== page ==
It is the land of the world champions, but is it really a soccer country? That is the question that some in France have been asking this week while its European neighbors work to bring the sport back after the COVID-19 shutdown.
Debate has raged ever since Ligue 1 decided in late April to bring a premature end to the season with 10 rounds of matches unplayed.
By contrast, two weeks have passed since the Bundesliga restarted, while Italian Minister for Sport Vincenzo Spadafora on Thursday confirmed that Serie A would return on June 20, and La Liga and the English Premier League appear set to be back underway by then.
“Like Idiots” was the headline on the front of L’Equipe on Friday, as the sports daily questioned why such a hasty decision was made by France’s Professional Football League (LFP) to end the season.
The decision was based on French Prime Minister Edouard Philippe saying at the time that the season “cannot restart” as the pandemic raged, but France has been steadily easing its lockdown and Philippe said on Thursday that team sports could restart after June 21.
“We will be the only major footballing country in Europe to stick to this decision, and to have not conditioned it to the evolution of the pandemic and the easing of the lockdown,” Vincent Duluc of L’Equipe wrote.
France is not the only European soccer nation to have ended its season, with the Netherlands notably voiding the campaign altogether.
While Paris Saint-Germain (PSG) were crowned champions for the third year running, Amiens and Toulouse were relegated and have since launched legal action.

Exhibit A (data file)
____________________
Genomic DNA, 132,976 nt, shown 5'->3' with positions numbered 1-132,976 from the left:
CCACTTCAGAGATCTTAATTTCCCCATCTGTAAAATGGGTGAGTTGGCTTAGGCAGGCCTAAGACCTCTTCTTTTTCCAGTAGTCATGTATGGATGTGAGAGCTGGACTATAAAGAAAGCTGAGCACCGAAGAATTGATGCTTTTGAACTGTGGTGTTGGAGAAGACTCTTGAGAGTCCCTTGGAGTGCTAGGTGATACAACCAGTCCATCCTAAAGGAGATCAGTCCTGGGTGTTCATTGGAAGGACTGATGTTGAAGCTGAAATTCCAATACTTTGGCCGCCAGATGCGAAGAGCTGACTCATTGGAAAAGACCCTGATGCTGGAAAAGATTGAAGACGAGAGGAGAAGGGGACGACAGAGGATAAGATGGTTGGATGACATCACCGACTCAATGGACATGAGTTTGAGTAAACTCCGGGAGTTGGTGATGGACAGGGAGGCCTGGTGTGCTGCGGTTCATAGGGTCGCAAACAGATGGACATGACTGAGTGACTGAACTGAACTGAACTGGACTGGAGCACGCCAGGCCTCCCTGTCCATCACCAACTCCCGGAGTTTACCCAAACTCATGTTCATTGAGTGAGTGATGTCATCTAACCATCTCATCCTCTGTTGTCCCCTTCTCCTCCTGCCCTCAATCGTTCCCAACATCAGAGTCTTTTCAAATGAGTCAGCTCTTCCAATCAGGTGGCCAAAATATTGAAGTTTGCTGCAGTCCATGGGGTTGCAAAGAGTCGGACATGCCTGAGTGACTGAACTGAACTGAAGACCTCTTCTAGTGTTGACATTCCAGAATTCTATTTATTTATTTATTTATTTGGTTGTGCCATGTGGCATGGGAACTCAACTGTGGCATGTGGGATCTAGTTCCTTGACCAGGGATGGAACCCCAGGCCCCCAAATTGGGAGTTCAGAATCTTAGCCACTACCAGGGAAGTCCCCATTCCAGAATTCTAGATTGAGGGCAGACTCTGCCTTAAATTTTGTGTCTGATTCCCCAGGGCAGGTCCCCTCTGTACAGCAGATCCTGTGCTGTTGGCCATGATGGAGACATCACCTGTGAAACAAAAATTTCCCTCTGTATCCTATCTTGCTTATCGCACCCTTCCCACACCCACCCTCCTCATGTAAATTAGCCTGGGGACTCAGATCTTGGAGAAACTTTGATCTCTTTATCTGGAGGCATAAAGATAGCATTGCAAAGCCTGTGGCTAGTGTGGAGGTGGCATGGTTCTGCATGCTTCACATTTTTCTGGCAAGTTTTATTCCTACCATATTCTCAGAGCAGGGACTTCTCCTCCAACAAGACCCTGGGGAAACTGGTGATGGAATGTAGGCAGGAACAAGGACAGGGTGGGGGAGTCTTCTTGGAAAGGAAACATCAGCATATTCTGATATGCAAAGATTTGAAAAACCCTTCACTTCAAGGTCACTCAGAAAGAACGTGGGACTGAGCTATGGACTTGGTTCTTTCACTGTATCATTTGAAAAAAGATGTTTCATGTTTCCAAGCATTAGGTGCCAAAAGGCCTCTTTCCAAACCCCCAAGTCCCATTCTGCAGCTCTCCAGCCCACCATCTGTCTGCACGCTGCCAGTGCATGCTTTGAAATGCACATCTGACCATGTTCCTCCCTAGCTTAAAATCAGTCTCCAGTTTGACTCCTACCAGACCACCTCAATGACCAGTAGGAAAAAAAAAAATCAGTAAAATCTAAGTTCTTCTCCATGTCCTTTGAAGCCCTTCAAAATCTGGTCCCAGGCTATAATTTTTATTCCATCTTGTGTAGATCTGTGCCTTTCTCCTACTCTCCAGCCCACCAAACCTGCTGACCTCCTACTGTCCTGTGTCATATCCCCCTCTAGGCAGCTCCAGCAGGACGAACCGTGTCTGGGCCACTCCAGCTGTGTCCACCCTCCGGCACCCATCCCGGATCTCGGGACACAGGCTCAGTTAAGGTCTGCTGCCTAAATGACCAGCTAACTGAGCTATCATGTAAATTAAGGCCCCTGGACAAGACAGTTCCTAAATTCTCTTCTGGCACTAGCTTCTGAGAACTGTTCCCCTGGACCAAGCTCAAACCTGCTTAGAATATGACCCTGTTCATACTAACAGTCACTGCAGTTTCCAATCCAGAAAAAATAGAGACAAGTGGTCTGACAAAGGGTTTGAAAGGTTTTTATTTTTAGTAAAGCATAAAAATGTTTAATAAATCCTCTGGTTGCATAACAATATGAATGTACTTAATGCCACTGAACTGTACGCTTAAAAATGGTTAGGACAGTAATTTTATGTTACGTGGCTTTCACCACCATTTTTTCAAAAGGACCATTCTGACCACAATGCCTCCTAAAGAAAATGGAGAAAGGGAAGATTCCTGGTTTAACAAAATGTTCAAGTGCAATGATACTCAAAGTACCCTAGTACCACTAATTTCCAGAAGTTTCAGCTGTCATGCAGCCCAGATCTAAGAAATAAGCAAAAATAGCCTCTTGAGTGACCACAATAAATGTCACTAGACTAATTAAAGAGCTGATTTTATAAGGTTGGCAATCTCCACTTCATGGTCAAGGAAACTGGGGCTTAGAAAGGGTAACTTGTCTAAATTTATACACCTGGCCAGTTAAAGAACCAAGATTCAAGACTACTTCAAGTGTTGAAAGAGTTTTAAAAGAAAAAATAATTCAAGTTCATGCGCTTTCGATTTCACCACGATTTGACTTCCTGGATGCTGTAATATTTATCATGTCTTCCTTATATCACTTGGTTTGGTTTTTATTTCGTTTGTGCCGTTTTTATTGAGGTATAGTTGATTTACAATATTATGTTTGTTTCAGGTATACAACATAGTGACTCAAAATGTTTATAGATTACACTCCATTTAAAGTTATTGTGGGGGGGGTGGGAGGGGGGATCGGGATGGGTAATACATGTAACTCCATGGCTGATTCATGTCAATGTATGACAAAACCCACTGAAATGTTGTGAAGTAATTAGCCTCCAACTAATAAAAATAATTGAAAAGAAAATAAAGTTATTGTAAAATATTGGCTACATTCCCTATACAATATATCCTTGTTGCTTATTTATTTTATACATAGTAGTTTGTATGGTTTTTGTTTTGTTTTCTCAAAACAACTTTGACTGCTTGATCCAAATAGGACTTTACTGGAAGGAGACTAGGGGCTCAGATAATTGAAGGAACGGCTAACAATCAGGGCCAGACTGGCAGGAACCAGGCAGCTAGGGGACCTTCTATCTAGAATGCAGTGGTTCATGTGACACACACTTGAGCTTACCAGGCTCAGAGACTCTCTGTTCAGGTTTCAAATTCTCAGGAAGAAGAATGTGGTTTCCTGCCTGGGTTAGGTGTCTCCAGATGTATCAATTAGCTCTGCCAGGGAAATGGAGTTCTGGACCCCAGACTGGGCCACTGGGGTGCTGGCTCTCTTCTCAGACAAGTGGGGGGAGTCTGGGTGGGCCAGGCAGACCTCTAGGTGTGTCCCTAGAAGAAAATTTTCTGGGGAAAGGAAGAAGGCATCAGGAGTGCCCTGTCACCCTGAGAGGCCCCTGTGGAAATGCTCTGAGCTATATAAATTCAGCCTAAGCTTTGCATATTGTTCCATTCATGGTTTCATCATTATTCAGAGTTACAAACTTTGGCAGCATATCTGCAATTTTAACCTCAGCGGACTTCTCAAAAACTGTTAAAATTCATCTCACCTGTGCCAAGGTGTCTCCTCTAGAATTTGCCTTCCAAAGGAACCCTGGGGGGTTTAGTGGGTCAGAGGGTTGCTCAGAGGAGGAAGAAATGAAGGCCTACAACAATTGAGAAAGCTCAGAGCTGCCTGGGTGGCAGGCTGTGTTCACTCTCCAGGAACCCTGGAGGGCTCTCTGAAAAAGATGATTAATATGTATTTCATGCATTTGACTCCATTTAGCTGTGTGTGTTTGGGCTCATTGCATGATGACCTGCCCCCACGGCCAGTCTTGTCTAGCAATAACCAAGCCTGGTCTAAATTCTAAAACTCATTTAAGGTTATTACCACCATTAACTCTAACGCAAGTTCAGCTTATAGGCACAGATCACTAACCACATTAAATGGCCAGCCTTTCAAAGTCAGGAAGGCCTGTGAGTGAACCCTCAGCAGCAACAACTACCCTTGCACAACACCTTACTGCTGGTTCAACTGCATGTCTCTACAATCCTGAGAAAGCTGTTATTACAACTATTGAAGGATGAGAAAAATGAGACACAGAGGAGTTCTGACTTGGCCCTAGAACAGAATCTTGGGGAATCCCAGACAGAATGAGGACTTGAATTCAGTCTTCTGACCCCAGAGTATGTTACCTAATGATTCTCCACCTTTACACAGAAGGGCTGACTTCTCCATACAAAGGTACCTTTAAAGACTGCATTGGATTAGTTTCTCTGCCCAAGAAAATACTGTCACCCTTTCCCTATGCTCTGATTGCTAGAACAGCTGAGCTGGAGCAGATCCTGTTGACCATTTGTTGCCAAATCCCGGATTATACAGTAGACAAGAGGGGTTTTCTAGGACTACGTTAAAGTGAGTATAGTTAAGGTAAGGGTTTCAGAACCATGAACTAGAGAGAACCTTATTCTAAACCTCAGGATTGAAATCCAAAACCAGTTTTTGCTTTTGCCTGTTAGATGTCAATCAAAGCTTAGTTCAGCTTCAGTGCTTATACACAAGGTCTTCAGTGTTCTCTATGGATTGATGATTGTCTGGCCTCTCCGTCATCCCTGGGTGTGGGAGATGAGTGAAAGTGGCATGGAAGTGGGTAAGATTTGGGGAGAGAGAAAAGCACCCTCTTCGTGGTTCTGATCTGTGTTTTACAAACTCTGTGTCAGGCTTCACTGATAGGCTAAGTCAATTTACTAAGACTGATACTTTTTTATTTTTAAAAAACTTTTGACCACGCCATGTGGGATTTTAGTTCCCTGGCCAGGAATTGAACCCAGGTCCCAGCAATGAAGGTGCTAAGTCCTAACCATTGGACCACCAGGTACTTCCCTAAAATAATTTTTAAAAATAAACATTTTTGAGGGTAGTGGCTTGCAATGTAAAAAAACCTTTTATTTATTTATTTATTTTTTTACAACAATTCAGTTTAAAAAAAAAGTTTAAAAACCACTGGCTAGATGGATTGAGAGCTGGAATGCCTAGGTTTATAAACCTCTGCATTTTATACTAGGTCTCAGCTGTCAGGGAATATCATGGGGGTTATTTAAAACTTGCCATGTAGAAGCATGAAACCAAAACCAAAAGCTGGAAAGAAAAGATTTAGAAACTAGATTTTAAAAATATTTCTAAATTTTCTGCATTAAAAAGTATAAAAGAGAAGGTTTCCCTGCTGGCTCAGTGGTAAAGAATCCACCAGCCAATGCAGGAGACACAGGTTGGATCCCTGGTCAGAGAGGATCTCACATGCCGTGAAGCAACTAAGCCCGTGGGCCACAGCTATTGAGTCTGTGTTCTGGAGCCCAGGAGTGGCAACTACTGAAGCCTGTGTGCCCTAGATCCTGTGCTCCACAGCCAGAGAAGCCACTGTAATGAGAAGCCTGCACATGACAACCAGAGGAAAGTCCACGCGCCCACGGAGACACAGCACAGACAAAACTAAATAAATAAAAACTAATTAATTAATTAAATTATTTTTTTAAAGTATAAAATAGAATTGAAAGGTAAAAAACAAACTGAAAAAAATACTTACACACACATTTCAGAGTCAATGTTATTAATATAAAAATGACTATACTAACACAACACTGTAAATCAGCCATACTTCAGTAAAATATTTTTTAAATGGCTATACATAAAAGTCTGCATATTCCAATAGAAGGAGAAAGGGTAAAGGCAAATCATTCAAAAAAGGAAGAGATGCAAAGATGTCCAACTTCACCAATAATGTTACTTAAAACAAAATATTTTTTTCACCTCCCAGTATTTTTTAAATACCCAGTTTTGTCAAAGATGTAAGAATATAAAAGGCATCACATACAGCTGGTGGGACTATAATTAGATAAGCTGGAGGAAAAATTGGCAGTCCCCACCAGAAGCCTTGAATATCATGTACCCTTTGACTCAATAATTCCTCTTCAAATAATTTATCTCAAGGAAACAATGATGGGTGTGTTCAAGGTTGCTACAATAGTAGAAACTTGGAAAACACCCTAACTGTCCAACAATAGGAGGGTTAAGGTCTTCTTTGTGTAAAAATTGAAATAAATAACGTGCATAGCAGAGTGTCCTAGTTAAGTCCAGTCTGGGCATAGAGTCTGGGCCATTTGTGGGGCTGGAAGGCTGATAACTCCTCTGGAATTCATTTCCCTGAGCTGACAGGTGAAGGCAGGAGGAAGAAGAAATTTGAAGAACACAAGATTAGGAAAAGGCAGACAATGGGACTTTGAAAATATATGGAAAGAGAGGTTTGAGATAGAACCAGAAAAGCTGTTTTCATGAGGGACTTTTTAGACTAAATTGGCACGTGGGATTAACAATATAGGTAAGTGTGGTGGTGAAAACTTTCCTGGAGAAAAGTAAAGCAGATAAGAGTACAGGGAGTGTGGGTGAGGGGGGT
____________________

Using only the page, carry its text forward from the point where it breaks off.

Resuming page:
However, the leading voice against the early ending has been Olympique Lyonnais president Jean-Michel Aulas.
The Lyon side were seventh when the season stopped in mid-March and so were denied European qualification.
Neither they nor PSG are to have any competitive action before the UEFA Champions League is expected to restart in August.
“I am fully convinced that what has happened was not for the good of the clubs or French soccer as a whole,” Aulas told Le Parisien.
His chief argument has been economic. Earlier in May, the league said it would need a government-guaranteed loan of about 225 million euros (US$250 million) to tide over clubs affected by the loss in income from broadcasters, because so many games were left unplayed.
While France’s national team won the FIFA World Cup for the second time in 2018, most of its leading players aspire to play abroad and the ongoing debate raises the question of whether its domestic league belongs in the same category as its rivals.
While other countries that have been hit harder by the pandemic find ways to restart the season by promoting arguments about the game’s economic and cultural significance, in France there is a feeling that it just does not matter enough.
“Other countries have had interministerial meetings with important representatives from professional clubs, and they are restarting,” one Ligue 1 executive said. “In France there have been none of those meetings. From afar, you could conclude that the state is not really interested in soccer.”
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